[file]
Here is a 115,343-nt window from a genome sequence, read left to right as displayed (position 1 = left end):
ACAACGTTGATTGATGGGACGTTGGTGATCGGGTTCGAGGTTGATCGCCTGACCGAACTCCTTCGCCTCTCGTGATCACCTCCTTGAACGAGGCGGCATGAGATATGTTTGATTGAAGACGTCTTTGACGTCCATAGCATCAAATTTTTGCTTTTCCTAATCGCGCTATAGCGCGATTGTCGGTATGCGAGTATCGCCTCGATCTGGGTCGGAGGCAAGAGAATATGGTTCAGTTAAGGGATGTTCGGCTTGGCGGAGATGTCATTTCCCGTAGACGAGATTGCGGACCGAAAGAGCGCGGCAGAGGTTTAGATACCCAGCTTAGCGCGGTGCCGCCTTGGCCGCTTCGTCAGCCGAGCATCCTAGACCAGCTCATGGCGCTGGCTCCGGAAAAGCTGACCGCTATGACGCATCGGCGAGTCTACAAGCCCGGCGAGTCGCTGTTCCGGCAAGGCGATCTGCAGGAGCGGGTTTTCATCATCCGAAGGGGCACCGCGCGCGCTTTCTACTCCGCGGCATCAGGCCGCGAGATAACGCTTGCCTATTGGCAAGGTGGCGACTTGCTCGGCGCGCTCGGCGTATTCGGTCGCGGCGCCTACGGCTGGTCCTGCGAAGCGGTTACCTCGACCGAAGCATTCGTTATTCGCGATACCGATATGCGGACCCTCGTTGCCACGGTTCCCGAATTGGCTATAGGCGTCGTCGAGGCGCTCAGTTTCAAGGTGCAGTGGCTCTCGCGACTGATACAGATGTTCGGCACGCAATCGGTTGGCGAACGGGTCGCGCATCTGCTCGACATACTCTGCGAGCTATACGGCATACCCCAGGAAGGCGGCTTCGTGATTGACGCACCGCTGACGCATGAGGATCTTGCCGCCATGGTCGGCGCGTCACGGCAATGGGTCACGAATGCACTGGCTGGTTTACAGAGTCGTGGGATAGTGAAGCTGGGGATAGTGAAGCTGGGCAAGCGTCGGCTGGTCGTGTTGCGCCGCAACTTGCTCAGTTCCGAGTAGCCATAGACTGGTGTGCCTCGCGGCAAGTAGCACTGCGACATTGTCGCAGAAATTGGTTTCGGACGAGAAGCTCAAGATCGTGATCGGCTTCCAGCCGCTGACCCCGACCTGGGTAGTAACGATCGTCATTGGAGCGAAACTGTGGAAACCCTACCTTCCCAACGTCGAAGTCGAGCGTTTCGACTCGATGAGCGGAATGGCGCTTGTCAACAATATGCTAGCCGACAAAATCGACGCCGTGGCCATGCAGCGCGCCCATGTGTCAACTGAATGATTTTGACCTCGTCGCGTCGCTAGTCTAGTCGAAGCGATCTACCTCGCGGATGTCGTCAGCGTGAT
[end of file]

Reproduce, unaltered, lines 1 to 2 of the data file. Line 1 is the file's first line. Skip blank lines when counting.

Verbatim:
Here is a 115,343-nt window from a genome sequence, read left to right as displayed (position 1 = left end):
ACAACGTTGATTGATGGGACGTTGGTGATCGGGTTCGAGGTTGATCGCCTGACCGAACTCCTTCGCCTCTCGTGATCACCTCCTTGAACGAGGCGGCATGAGATATGTTTGATTGAAGACGTCTTTGACGTCCATAGCATCAAATTTTTGCTTTTCCTAATCGCGCTATAGCGCGATTGTCGGTATGCGAGTATCGCCTCGATCTGGGTCGGAGGCAAGAGAATATGGTTCAGTTAAGGGATGTTCGGCTTGGCGGAGATGTCATTTCCCGTAGACGAGATTGCGGACCGAAAGAGCGCGGCAGAGGTTTAGATACCCAGCTTAGCGCGGTGCCGCCTTGGCCGCTTCGTCAGCCGAGCATCCTAGACCAGCTCATGGCGCTGGCTCCGGAAAAGCTGACCGCTATGACGCATCGGCGAGTCTACAAGCCCGGCGAGTCGCTGTTCCGGCAAGGCGATCTGCAGGAGCGGGTTTTCATCATCCGAAGGGGCACCGCGCGCGCTTTCTACTCCGCGGCATCAGGCCGCGAGATAACGCTTGCCTATTGGCAAGGTGGCGACTTGCTCGGCGCGCTCGGCGTATTCGGTCGCGGCGCCTACGGCTGGTCCTGCGAAGCGGTTACCTCGACCGAAGCATTCGTTATTCGCGATACCGATATGCGGACCCTCGTTGCCACGGTTCCCGAATTGGCTATAGGCGTCGTCGAGGCGCTCAGTTTCAAGGTGCAGTGGCTCTCGCGACTGATACAGATGTTCGGCACGCAATCGGTTGGCGAACGGGTCGCGCATCTGCTCGACATACTCTGCGAGCTATACGGCATACCCCAGGAAGGCGGCTTCGTGATTGACGCACCGCTGACGCATGAGGATCTTGCCGCCATGGTCGGCGCGTCACGGCAATGGGTCACGAATGCACTGGCTGGTTTACAGAGTCGTGGGATAGTGAAGCTGGGGATAGTGAAGCTGGGCAAGCGTCGGCTGGTCGTGTTGCGCCGCAACTTGCTCAGTTCCGAGTAGCCATAGACTGGTGTGCCTCGCGGCAAGTAGCACTGCGACATTGTCGCAGAAATTGGTTTCGGACGAGAAGCTCAAGATCGTGATCGGCTTCCAGCCGCTGACCCCGACCTGGGTAGTAACGATCGTCATTGGAGCGAAACTGTGGAAACCCTACCTTCCCAACGTCGAAGTCGAGCGTTTCGACTCGATGAGCGGAATGGCGCTTGTCAACAATATGCTAGCCGACAAAATCGACGCCGTGGCCATGCAGCGCGCCCATGTGTCAACTGAATGATTTTGACCTCGTCGCGTCGCTAGTCTAGTCGAAGCGATCTACCTCGCGGATGTCGTCAGCGTGAT